“You’re imposing something on it that definitely could change the feeling,” she said. “The small town vibe. Small town feeling.”
But if preserving that small town feeling means changing Corridor H’s path to run north of the towns, the Division of Highways has said that it’s an expensive proposition. In 2007, the agency estimated that the cost of constructing the DOH’s preferred route from Parsons to Davis was $148 million; the alternative that avoided Davis, Thomas, and the entire Blackwater Canyon area would have increased the cost to $194 million.
The last time the DOH studied the route was in a 2007 Environmental Impact Statement. Generally that process includes a robust study of alternative routes, to determine which has the smallest effect on the environment. But because of a lawsuit settlement between the Department of Transportation and the advocacy organization Corridor H Alternatives, the DOH was able to skip any consideration of other locations for this stretch of Corridor H.
Now, a decade and a half later, the DOH is working on an updated study of this final section, which is required under federal law due to the time elapsed since the last study. What is not clear is to what extent they will consider the northern route that avoids the towns.
And despite going through some of the motions, including a public comment period that’s open through Dec. 12, Wriston told state lawmakers earlier this year that feedback wouldn’t ultimately impact the decision.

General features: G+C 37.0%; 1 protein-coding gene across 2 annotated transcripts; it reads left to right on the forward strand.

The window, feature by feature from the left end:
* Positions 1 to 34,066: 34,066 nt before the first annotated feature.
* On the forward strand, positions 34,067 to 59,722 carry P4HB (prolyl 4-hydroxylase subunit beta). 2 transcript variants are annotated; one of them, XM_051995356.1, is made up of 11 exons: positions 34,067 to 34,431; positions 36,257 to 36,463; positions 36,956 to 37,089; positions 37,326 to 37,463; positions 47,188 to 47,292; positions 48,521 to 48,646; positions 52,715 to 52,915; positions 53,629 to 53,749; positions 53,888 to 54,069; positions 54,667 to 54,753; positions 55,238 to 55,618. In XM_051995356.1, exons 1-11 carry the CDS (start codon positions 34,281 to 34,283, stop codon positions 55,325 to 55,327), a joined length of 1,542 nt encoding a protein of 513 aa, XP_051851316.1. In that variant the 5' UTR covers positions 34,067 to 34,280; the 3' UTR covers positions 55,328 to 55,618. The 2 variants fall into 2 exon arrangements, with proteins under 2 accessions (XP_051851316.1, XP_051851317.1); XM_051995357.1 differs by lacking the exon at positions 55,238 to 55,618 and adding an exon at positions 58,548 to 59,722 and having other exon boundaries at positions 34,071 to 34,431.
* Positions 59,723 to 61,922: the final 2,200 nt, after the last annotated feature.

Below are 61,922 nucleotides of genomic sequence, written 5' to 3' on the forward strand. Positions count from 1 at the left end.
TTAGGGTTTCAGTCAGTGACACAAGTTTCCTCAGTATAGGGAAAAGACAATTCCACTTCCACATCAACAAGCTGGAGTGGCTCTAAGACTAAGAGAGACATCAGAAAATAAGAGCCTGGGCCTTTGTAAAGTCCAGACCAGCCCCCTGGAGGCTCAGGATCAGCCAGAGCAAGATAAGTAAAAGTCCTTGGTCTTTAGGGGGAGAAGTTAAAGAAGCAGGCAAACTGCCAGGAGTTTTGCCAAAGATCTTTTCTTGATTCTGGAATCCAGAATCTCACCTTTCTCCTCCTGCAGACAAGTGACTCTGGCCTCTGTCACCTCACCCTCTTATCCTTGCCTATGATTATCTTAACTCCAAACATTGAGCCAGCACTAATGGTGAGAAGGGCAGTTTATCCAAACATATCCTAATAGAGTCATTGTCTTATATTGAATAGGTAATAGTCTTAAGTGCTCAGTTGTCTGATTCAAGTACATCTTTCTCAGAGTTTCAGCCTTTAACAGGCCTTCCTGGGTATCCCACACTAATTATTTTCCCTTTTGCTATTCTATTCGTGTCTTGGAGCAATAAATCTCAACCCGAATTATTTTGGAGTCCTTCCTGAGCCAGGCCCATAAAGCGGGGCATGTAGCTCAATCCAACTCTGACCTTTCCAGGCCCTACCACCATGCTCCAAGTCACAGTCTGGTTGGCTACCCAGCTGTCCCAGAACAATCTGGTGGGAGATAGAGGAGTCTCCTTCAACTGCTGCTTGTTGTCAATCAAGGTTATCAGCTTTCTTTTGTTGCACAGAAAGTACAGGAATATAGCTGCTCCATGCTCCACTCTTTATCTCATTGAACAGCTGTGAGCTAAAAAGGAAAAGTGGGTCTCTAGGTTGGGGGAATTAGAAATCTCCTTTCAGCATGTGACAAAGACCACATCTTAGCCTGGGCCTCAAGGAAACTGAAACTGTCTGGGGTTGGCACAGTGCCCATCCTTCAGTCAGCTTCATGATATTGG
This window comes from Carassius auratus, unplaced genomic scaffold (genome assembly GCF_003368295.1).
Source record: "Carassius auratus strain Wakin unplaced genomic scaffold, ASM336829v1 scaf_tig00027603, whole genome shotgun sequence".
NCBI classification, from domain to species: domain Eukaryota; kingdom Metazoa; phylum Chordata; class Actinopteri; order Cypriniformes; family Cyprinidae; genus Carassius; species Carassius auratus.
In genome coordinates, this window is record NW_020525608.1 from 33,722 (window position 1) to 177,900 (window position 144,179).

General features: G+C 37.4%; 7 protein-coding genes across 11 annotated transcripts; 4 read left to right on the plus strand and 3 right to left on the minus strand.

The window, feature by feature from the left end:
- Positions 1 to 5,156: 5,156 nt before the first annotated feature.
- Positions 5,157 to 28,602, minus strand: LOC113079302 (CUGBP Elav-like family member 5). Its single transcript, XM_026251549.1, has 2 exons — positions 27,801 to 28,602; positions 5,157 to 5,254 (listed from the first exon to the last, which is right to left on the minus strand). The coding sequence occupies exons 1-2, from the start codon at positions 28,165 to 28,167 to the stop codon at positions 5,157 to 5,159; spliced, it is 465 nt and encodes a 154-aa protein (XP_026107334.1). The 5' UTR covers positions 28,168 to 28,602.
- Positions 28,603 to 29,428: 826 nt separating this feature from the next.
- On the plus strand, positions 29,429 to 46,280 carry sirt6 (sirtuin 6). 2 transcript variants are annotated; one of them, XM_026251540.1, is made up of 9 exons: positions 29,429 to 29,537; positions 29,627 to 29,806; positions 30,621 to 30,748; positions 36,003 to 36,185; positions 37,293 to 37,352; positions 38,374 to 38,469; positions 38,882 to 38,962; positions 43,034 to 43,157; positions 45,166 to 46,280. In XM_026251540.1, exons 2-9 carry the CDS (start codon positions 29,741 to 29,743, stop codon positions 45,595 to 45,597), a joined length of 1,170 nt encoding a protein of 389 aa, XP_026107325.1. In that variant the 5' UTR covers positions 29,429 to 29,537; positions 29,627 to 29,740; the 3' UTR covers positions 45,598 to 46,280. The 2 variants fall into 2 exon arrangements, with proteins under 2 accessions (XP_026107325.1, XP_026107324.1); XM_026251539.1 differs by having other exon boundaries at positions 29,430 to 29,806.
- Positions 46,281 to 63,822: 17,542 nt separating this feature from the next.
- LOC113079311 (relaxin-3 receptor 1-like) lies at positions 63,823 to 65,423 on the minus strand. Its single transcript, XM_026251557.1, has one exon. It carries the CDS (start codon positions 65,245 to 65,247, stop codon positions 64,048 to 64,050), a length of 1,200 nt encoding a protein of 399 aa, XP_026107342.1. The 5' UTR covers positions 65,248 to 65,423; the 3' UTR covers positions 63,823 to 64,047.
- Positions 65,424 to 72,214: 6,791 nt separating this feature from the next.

“If we’re serious about minimizing impacts, if we’re serious about schedules, we can’t rethink these things,” he said to the joint committee that oversees the Department of Transportation.
That attitude is part of what angers some Canaan Valley residents.
“I think it’s obnoxious and annoying and makes people feel hopeless and helpless,” said Judy Rodd. Rodd, executive director of the environmental group Friends of the Blackwater, has spent the past several years building upon walking and biking trails that the highway would cross over, in part to make it clear that the area is a poor choice for a highway.
The Division of Highways has argued that the highway will boost tourism in the area by making it easier to access from other parts of the country. Many residents argue that it will instead ruin what attracts tourists in the first place.
“This place is used as a model for coolness,” Rodd said.
Tourism makes up 8.5% of Tucker County’s economy — the fifth-largest proportion of tourism revenue across West Virginia counties.
Despite these community concerns, Wriston has dismissed opposition to his preferred route, telling lawmakers earlier this year that the opposition is mostly due to the presence of a rare bumble bee species near where the state would like to build Corridor H.
“The particular issue that they brought to us was a bumble bee issue,” he said with a smile, referring to the U.S. Fish and Wildlife’s endangered species assessment of his proposal.
“Somehow two of the species were located about two hundred feet from the center line of the corridor…they seem to have an idea that the Appalachian version of this particular bee behaves differently and is a subspecies, which is ridiculous.”
But most of the proposed route’s most vocal opponents are more concerned about what will become of their communities once a giant highway bisects them.
Is this the right place for a highway?
If Corridor H follows Wriston’s preferred path, Jim Baczuk would live within eyeshot of the new road. And he’s worried about what that means for the house that he and his wife built on property sold to them by her grandfather.
Take the Blackwater River that runs parallel to their house: